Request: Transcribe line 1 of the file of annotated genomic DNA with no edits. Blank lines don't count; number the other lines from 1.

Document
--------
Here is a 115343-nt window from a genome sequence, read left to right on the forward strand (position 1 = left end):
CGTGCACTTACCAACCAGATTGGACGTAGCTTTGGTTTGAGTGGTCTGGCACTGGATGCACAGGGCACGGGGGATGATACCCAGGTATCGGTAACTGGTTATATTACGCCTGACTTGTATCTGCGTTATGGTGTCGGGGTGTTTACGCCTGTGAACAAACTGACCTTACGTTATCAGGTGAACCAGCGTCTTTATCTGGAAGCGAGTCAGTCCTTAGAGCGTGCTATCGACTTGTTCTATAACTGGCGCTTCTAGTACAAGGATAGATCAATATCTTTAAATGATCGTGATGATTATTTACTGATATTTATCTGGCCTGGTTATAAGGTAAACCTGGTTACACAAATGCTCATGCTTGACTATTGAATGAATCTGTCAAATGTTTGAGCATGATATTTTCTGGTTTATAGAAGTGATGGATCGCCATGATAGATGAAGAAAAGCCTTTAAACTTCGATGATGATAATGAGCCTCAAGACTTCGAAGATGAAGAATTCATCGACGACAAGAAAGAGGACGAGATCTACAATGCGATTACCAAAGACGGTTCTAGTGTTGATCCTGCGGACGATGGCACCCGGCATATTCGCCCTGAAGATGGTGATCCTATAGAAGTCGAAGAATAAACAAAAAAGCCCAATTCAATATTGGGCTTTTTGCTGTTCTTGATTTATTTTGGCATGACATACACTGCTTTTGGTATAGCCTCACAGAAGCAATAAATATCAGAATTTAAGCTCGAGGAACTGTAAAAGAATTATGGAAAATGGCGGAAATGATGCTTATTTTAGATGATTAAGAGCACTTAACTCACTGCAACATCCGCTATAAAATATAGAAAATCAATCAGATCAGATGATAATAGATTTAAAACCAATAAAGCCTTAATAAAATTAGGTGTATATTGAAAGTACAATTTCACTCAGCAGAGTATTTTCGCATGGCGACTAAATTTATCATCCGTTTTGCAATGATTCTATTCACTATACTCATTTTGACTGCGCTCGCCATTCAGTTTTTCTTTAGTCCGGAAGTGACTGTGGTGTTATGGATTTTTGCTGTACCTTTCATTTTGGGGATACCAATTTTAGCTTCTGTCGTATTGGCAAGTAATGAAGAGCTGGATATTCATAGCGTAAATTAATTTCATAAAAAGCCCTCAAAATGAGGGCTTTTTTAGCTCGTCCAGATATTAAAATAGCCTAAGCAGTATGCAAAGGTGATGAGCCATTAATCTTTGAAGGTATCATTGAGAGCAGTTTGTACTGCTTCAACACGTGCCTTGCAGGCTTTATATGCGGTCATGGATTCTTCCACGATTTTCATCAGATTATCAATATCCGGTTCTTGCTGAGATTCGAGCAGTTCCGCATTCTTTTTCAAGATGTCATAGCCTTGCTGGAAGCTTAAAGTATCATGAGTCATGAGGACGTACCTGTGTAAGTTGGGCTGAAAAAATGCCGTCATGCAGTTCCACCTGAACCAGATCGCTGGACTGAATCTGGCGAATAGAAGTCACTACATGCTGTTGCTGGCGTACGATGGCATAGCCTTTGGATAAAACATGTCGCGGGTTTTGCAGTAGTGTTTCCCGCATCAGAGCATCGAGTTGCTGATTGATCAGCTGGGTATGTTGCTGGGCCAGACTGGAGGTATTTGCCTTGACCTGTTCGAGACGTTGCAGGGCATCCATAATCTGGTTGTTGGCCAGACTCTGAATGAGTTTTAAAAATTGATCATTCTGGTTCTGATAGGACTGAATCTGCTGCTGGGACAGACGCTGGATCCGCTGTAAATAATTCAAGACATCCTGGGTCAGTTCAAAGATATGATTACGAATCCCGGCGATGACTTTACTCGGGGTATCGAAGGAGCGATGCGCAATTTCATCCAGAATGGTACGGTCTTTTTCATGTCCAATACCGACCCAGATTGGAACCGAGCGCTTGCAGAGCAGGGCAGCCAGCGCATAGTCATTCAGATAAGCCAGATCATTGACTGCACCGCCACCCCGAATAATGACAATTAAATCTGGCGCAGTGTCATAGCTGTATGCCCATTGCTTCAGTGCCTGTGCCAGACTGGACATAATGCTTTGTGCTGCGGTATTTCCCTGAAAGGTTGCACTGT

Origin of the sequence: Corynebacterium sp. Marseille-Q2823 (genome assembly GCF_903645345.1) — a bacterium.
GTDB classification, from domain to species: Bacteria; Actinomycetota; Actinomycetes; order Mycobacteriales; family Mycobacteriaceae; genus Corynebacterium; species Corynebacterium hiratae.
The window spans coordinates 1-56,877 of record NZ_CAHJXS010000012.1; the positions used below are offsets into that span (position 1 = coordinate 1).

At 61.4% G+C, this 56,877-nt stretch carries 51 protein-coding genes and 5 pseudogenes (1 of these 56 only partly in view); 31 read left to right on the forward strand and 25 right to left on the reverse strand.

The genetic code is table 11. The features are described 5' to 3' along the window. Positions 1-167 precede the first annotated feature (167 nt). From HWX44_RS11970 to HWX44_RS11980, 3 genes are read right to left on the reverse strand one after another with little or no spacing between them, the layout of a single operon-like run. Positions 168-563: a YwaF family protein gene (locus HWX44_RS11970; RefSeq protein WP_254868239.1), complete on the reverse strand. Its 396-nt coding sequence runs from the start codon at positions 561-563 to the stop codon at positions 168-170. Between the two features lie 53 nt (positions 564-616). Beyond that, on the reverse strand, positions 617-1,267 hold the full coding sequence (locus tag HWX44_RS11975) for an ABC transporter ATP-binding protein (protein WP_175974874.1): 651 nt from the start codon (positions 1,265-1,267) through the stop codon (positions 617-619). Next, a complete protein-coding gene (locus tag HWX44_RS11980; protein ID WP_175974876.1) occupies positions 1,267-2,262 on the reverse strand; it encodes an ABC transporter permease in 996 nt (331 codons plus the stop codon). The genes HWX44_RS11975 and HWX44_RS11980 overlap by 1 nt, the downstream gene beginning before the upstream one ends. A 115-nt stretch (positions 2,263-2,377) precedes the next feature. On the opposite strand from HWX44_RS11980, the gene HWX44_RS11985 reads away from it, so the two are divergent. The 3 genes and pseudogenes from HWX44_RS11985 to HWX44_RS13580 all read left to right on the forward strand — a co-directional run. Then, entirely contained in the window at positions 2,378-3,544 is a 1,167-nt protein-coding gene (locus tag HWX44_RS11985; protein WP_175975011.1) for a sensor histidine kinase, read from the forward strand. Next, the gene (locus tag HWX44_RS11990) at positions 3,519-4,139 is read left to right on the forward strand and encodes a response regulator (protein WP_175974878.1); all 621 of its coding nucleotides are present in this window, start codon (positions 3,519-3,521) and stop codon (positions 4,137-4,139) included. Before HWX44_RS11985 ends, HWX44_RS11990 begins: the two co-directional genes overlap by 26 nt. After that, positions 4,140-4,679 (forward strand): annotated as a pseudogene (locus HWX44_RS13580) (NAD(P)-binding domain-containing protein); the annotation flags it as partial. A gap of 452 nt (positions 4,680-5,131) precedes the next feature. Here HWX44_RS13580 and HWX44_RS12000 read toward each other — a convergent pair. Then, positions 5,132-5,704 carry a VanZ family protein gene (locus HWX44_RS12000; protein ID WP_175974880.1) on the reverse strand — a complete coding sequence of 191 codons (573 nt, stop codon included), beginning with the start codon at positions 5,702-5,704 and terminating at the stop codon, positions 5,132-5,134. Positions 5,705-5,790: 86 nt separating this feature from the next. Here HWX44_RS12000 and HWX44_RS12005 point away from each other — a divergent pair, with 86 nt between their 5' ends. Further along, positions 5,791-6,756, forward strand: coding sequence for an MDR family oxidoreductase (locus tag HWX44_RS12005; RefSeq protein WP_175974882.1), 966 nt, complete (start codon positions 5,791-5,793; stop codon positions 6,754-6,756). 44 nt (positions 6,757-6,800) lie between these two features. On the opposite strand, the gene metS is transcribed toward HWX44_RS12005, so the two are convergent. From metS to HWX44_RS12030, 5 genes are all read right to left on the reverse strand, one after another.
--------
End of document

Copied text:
Here is a 115343-nt window from a genome sequence, read left to right on the forward strand (position 1 = left end):